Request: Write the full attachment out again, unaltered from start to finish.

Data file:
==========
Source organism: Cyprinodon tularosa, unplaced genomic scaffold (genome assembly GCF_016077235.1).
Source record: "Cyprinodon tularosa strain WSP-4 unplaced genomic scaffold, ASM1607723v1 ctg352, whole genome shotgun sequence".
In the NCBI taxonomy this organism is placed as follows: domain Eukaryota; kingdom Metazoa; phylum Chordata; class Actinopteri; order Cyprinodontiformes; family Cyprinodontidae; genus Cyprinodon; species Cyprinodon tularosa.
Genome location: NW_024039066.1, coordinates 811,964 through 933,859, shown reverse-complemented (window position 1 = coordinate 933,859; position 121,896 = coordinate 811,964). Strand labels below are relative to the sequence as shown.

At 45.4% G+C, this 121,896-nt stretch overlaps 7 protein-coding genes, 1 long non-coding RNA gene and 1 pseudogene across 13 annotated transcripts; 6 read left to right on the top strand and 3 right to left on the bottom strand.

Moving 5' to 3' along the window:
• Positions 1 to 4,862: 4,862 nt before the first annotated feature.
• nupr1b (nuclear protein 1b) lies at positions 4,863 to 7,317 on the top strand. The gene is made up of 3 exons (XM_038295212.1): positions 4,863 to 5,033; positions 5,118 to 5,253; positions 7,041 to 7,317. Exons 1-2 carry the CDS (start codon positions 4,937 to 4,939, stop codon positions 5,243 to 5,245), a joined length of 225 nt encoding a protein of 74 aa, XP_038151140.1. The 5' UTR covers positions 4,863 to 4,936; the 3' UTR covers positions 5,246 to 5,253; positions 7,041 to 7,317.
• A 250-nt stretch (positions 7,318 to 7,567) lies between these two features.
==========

Source organism: Cyprinodon tularosa, unplaced genomic scaffold (genome assembly GCF_016077235.1).
Source record: "Cyprinodon tularosa strain WSP-4 unplaced genomic scaffold, ASM1607723v1 ctg352, whole genome shotgun sequence".
In the NCBI taxonomy this organism is placed as follows: domain Eukaryota; kingdom Metazoa; phylum Chordata; class Actinopteri; order Cyprinodontiformes; family Cyprinodontidae; genus Cyprinodon; species Cyprinodon tularosa.
Genome location: NW_024039066.1, coordinates 811,964 through 933,859, shown reverse-complemented (window position 1 = coordinate 933,859; position 121,896 = coordinate 811,964). Strand labels below are relative to the sequence as shown.

At 45.4% G+C, this 121,896-nt stretch overlaps 7 protein-coding genes, 1 long non-coding RNA gene and 1 pseudogene across 13 annotated transcripts; 6 read left to right on the top strand and 3 right to left on the bottom strand.

Moving 5' to 3' along the window:
• Positions 1 to 4,862: 4,862 nt before the first annotated feature.
• nupr1b (nuclear protein 1b) lies at positions 4,863 to 7,317 on the top strand. The gene is made up of 3 exons (XM_038295212.1): positions 4,863 to 5,033; positions 5,118 to 5,253; positions 7,041 to 7,317. Exons 1-2 carry the CDS (start codon positions 4,937 to 4,939, stop codon positions 5,243 to 5,245), a joined length of 225 nt encoding a protein of 74 aa, XP_038151140.1. The 5' UTR covers positions 4,863 to 4,936; the 3' UTR covers positions 5,246 to 5,253; positions 7,041 to 7,317.
• A 250-nt stretch (positions 7,318 to 7,567) lies between these two features.